Shortly after Cisco representatives confirmed the existence of the root access vulnerability in Linksys WRT54GL routers, experts from DefenseCode – the ones who identified the security hole – have come forward saying that they’re currently investigating to see if other devices are impacted as well.
“Starting a few hours ago, we began a quick analysis as to how many Linksys models might be vulnerable. From what we can tell so far, at least one other (not just the WRT54GL) Linksys model is probably vulnerable,” Leon Juranic, CEO of DefenseCode wrote.
Juranic explained that they believed network devices from other manufacturers might also be affected by the vulnerability. However, they’re still investigating this theory.
Furthermore, he claims that they’ve identified other vulnerabilities in Linksys routers, which they’ve reported to Cisco.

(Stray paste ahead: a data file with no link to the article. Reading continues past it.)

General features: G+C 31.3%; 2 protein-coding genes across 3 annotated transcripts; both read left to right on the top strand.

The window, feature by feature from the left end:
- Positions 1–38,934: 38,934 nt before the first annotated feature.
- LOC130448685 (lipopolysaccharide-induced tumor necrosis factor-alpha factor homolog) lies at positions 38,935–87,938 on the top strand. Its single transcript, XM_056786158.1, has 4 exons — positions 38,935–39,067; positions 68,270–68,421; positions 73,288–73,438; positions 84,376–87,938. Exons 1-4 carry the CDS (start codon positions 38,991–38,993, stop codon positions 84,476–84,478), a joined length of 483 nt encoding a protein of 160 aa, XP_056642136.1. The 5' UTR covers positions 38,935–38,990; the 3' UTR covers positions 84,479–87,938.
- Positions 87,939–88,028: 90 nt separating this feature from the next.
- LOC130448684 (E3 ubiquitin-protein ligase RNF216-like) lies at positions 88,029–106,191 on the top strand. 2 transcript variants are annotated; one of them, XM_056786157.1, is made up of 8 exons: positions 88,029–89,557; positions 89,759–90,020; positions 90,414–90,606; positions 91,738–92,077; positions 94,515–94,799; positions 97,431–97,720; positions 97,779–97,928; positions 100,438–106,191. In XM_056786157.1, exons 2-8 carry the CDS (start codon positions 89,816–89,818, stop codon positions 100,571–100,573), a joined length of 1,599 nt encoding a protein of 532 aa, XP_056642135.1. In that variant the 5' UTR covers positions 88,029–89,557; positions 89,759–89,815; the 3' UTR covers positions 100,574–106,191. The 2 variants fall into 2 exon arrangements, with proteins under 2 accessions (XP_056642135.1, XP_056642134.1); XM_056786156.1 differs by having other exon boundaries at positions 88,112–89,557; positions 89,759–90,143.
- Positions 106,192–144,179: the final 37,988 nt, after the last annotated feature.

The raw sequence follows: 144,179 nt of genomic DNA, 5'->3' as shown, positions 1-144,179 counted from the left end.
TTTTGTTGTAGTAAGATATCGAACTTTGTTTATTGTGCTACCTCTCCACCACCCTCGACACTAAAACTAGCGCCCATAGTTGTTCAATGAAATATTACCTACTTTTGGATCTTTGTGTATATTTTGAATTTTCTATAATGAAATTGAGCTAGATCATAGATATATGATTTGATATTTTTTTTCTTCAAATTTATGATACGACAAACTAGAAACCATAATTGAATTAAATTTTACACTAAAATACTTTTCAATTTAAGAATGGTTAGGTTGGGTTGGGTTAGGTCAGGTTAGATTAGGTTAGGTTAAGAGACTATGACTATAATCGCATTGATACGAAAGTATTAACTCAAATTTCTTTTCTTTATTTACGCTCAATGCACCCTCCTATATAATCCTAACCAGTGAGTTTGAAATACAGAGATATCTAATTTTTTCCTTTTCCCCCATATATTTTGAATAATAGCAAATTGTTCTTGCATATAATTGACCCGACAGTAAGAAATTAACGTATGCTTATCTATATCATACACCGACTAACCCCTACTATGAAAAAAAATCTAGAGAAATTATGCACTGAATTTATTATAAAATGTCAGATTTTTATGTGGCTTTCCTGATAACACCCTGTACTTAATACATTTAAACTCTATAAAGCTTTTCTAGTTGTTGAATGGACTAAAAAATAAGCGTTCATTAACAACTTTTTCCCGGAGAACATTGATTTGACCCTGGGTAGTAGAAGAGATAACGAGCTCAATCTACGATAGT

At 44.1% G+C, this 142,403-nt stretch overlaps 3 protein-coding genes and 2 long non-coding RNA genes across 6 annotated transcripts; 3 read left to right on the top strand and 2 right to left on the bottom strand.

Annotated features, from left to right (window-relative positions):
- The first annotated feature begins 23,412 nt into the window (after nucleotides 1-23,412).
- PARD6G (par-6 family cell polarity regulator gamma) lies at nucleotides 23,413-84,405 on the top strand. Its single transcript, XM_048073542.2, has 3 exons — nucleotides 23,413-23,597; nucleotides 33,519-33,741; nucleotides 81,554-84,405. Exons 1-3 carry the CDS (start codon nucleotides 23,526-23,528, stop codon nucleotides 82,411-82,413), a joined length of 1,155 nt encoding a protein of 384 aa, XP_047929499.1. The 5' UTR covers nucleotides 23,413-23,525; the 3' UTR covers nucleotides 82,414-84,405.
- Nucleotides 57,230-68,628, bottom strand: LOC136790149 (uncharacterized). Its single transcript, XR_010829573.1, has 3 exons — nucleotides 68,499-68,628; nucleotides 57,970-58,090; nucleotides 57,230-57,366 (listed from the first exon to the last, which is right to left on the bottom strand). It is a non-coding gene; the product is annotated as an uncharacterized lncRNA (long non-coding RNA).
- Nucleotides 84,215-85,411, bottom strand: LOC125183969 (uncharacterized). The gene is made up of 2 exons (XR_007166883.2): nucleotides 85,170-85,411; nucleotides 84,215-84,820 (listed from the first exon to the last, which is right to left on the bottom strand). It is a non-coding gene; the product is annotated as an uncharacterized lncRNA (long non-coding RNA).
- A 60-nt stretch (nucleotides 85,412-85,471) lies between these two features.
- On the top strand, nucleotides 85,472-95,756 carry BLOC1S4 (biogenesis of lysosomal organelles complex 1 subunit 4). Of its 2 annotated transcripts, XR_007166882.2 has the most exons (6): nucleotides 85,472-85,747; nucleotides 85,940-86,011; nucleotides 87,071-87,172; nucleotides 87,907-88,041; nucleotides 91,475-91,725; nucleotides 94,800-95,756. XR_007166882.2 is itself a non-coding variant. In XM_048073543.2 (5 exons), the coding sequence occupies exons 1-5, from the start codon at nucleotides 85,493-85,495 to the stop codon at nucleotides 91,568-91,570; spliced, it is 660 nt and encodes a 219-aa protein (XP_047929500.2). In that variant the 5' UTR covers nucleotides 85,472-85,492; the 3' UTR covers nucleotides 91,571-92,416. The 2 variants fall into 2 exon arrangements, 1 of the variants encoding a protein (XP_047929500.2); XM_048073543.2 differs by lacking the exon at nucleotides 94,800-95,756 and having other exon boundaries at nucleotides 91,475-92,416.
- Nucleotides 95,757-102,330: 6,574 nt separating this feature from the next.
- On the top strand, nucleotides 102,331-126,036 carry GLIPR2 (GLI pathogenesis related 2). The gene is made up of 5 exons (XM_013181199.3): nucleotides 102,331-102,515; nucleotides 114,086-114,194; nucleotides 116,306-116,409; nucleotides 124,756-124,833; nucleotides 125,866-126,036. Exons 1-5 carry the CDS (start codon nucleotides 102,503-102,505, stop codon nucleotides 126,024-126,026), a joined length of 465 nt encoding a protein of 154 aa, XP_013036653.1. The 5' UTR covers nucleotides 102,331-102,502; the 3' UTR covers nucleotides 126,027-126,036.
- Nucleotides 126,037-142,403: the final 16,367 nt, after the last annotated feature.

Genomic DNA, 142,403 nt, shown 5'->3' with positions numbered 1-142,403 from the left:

In the statement released on Thursday, Cisco said that only Linksys WRT54GL routers were affected. Moreover, they say that the vulnerability can be exploited only by an attacker who is connected to the internal network.
As Sophos’s Paul Ducklin highlights, “to run the exploit without physical access, an attacker needs to authenticate to your WiFi network first. This means that by avoiding WEP and picking a decent password, you should be able to keep unknown assailants out.”
Ducklin also explains that the L from WRT54GL stands for Linux. This old model has been reintroduced by Linksys because it has more RAM and it allows tech savvy customers to run their own operating system builds on it.
“In other words, most -GLs are bought specifically to be reflashed with other firmware distros such as OpenWRT, ddWrt or Tomato. So they probably aren't running Cisco's vulnerable firmware anyway,” Ducklin added.